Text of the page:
Saanich Mayor Fred Haynes advocates for Opioid Awareness Day along with fellow Saanich council members, who will all receive Naloxone training online on Aug. 31. (Megan Atkins-Baker/News Staff)

Saanich Mayor Fred Haynes advocates for Opioid Awareness Day along with fellow Saanich council members, who will all receive Naloxone training online on Aug. 31. (Megan Atkins-Baker/News Staff)

Saanich council receiving lifesaving training on Overdose Awareness Day

Public training more critical given opioid overdose epidemic, mayor says

Overdoses can occur in unexpected situations and for that reason, Saanich council members are receiving training in the use of Naloxone on Aug. 31, International Overdose Awareness Day.

Mayor Fred Haynes said it is very important to him, his family and fellow councillors that they know what to do in a situation requiring the administration of the lifesaving drug.

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Haynes ensured his three sons had Naloxone training as teenagers and young adults. Learning the signs of an overdose is one of the many ways the public can help address the province’s ongoing opioid crisis, he added. Getting a Naloxone kit and learning how to use it is part of that effort, he said.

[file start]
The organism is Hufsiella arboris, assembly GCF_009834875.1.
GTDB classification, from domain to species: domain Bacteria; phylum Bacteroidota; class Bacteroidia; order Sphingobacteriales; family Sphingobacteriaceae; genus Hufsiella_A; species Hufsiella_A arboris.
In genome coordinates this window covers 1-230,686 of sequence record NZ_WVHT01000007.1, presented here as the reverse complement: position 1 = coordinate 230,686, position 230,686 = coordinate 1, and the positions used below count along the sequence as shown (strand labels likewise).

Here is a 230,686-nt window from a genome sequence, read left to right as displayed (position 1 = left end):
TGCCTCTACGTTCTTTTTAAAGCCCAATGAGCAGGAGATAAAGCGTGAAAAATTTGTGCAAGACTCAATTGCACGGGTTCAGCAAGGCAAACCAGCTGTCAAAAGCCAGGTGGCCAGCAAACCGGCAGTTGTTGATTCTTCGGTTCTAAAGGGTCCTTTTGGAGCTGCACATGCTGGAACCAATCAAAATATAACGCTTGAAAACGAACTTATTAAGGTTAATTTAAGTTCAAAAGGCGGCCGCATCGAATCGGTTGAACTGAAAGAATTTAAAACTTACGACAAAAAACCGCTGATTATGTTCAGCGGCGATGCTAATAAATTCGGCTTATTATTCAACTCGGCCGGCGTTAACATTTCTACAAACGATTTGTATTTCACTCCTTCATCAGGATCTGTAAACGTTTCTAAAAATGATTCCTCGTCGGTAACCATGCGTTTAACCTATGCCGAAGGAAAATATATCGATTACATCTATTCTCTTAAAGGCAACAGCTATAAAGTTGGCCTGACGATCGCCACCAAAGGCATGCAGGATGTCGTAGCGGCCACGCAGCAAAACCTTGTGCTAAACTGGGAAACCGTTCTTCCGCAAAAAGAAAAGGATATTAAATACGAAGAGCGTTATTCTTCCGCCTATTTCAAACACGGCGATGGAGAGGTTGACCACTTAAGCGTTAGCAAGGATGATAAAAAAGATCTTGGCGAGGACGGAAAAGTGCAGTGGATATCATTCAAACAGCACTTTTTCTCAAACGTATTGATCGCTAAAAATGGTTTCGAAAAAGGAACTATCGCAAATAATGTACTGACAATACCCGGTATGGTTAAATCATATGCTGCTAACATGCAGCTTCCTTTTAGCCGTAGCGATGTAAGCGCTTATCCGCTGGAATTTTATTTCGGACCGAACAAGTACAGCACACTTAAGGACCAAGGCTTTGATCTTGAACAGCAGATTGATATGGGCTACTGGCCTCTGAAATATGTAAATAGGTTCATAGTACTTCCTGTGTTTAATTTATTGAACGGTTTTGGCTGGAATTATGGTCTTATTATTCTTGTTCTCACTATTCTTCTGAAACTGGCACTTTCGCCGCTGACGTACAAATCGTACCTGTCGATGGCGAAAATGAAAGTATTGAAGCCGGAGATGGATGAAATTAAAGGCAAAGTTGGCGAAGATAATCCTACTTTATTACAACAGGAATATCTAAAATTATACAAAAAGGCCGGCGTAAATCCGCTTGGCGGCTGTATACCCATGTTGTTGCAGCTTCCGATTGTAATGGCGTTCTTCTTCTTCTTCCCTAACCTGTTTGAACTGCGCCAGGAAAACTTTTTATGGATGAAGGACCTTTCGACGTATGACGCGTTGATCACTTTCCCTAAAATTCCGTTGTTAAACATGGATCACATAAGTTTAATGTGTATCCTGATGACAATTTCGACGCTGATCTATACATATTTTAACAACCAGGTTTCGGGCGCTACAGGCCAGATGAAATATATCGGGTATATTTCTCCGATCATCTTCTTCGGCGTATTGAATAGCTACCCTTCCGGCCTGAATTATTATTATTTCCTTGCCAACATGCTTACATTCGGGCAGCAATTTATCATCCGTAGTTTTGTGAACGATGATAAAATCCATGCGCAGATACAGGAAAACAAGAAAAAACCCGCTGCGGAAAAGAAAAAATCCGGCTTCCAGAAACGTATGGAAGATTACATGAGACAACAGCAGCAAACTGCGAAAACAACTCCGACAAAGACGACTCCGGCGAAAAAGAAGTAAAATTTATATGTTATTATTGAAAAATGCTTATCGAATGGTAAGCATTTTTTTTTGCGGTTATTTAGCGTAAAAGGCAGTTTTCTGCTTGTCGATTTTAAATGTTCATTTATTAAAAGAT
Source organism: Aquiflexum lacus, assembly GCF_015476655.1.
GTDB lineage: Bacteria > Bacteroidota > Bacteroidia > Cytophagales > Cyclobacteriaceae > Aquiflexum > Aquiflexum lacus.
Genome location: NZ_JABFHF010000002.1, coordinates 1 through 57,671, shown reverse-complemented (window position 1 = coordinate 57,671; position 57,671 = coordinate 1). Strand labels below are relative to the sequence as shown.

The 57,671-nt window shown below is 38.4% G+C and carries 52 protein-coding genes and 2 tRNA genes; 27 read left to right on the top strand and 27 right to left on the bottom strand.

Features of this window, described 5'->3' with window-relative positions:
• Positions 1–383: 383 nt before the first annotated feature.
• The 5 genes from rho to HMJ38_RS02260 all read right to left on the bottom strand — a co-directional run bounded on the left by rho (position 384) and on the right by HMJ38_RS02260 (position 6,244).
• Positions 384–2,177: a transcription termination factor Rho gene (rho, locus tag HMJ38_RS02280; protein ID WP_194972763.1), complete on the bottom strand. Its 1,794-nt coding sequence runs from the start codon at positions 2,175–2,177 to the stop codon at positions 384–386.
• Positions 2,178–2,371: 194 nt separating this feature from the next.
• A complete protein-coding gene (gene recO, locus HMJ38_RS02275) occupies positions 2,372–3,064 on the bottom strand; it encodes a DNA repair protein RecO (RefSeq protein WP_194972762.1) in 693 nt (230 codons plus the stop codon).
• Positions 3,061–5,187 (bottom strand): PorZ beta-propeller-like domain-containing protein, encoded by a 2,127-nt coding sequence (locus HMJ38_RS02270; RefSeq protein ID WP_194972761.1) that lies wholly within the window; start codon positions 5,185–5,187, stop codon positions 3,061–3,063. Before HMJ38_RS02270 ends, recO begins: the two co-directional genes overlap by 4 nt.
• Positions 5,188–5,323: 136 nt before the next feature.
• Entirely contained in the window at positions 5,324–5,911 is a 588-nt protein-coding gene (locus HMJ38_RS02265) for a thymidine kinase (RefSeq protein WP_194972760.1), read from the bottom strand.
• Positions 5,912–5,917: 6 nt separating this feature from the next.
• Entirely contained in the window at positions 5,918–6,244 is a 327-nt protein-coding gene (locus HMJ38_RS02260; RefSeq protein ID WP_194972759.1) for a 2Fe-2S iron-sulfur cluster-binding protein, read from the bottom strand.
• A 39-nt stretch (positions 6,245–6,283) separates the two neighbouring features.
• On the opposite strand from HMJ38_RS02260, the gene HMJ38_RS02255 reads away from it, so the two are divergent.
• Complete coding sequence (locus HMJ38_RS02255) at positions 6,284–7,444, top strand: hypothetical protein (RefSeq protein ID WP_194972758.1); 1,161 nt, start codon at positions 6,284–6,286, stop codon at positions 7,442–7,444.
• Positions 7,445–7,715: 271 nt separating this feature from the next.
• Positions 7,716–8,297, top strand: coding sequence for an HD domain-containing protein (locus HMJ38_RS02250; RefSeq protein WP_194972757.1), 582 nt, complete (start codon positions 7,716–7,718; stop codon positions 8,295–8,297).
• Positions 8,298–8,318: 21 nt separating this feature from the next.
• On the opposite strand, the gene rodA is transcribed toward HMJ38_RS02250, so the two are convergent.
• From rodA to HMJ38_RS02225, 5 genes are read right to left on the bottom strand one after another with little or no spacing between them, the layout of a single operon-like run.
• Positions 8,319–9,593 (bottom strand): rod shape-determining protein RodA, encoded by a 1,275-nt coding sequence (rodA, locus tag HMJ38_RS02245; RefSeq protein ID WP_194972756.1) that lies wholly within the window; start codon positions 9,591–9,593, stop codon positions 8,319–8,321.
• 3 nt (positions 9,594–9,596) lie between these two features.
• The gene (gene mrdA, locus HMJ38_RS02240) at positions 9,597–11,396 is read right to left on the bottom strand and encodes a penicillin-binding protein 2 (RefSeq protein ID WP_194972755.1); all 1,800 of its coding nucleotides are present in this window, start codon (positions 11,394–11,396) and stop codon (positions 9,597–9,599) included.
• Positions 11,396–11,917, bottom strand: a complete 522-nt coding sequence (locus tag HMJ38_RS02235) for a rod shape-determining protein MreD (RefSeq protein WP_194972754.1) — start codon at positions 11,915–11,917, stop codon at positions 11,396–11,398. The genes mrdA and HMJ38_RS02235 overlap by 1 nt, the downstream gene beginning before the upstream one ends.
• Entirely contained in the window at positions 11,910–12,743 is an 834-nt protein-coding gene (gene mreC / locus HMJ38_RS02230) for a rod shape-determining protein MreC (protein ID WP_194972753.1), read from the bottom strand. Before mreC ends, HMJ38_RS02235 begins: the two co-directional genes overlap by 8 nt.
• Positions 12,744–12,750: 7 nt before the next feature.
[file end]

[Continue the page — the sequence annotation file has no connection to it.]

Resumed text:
“Families are devastated by this toxic drug supply and the answer is a free and safe source, and to address this as a medical issue – not a criminal issue,” said Haynes.

According to the B.C. Ministry of Mental Health and Addictions, Naloxone reverses an overdose from opioids such as morphine, heroin, oxycodone and fentanyl.

Naloxone can’t stop an overdose from drugs like cocaine, meth, crack and ecstasy, however, these drugs can be cut with lethal amounts of fentanyl so Naloxone is safe to administer when in doubt.

The motion for council to receive the training was unanimously supported earlier this year as part of a suite of resolutions to address Canada’s opioid crisis.

If you suspect an overdose call 911 immediately, and for more information visit Overdose Prevention and Response in B.C.


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District of Saanichopioid crisis